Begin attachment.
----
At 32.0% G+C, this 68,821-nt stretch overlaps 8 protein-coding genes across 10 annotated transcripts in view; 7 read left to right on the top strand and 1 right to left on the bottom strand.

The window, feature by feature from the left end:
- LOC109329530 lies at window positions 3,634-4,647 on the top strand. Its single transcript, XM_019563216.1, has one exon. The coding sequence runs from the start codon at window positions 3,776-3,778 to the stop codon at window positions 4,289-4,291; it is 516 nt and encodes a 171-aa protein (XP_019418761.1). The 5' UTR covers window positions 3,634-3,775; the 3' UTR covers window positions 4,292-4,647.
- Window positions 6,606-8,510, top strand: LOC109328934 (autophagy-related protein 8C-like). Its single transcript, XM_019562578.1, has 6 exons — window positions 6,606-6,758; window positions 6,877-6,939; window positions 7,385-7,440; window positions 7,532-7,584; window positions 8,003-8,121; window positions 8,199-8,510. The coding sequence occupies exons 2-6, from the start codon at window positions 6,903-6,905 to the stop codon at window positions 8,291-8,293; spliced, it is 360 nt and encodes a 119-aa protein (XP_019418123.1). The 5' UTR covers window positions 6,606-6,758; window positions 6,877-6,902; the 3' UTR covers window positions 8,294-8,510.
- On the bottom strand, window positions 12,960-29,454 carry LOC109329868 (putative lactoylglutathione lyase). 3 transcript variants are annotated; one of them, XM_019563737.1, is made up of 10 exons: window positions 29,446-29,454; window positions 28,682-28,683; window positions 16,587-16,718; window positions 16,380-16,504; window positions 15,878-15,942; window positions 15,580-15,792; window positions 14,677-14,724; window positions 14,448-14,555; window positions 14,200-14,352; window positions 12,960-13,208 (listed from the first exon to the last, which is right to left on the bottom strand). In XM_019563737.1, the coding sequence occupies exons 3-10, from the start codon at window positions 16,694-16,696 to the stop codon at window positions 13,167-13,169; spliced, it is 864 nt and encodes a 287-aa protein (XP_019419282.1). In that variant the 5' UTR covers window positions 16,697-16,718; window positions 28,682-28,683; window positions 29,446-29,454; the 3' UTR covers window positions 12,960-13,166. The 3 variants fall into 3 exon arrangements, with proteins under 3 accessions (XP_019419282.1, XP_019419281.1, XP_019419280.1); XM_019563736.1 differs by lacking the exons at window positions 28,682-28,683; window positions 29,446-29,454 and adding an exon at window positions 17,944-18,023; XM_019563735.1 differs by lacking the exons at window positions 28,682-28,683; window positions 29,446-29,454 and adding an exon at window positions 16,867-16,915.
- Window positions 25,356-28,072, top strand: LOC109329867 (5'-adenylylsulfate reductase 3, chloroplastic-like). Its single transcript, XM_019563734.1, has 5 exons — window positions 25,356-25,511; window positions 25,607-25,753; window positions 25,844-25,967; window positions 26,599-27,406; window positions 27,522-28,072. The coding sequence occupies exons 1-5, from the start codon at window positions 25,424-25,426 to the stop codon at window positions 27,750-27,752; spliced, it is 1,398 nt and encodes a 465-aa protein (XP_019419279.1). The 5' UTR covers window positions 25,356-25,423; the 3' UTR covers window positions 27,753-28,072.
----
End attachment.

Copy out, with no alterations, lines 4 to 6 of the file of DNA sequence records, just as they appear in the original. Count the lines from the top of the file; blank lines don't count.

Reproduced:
- Window positions 6,606-8,510, top strand: LOC109328934 (autophagy-related protein 8C-like). Its single transcript, XM_019562578.1, has 6 exons — window positions 6,606-6,758; window positions 6,877-6,939; window positions 7,385-7,440; window positions 7,532-7,584; window positions 8,003-8,121; window positions 8,199-8,510. The coding sequence occupies exons 2-6, from the start codon at window positions 6,903-6,905 to the stop codon at window positions 8,291-8,293; spliced, it is 360 nt and encodes a 119-aa protein (XP_019418123.1). The 5' UTR covers window positions 6,606-6,758; window positions 6,877-6,902; the 3' UTR covers window positions 8,294-8,510.
- On the bottom strand, window positions 12,960-29,454 carry LOC109329868 (putative lactoylglutathione lyase). 3 transcript variants are annotated; one of them, XM_019563737.1, is made up of 10 exons: window positions 29,446-29,454; window positions 28,682-28,683; window positions 16,587-16,718; window positions 16,380-16,504; window positions 15,878-15,942; window positions 15,580-15,792; window positions 14,677-14,724; window positions 14,448-14,555; window positions 14,200-14,352; window positions 12,960-13,208 (listed from the first exon to the last, which is right to left on the bottom strand). In XM_019563737.1, the coding sequence occupies exons 3-10, from the start codon at window positions 16,694-16,696 to the stop codon at window positions 13,167-13,169; spliced, it is 864 nt and encodes a 287-aa protein (XP_019419282.1). In that variant the 5' UTR covers window positions 16,697-16,718; window positions 28,682-28,683; window positions 29,446-29,454; the 3' UTR covers window positions 12,960-13,166. The 3 variants fall into 3 exon arrangements, with proteins under 3 accessions (XP_019419282.1, XP_019419281.1, XP_019419280.1); XM_019563736.1 differs by lacking the exons at window positions 28,682-28,683; window positions 29,446-29,454 and adding an exon at window positions 17,944-18,023; XM_019563735.1 differs by lacking the exons at window positions 28,682-28,683; window positions 29,446-29,454 and adding an exon at window positions 16,867-16,915.
- Window positions 25,356-28,072, top strand: LOC109329867 (5'-adenylylsulfate reductase 3, chloroplastic-like). Its single transcript, XM_019563734.1, has 5 exons — window positions 25,356-25,511; window positions 25,607-25,753; window positions 25,844-25,967; window positions 26,599-27,406; window positions 27,522-28,072. The coding sequence occupies exons 1-5, from the start codon at window positions 25,424-25,426 to the stop codon at window positions 27,750-27,752; spliced, it is 1,398 nt and encodes a 465-aa protein (XP_019419279.1). The 5' UTR covers window positions 25,356-25,423; the 3' UTR covers window positions 27,753-28,072.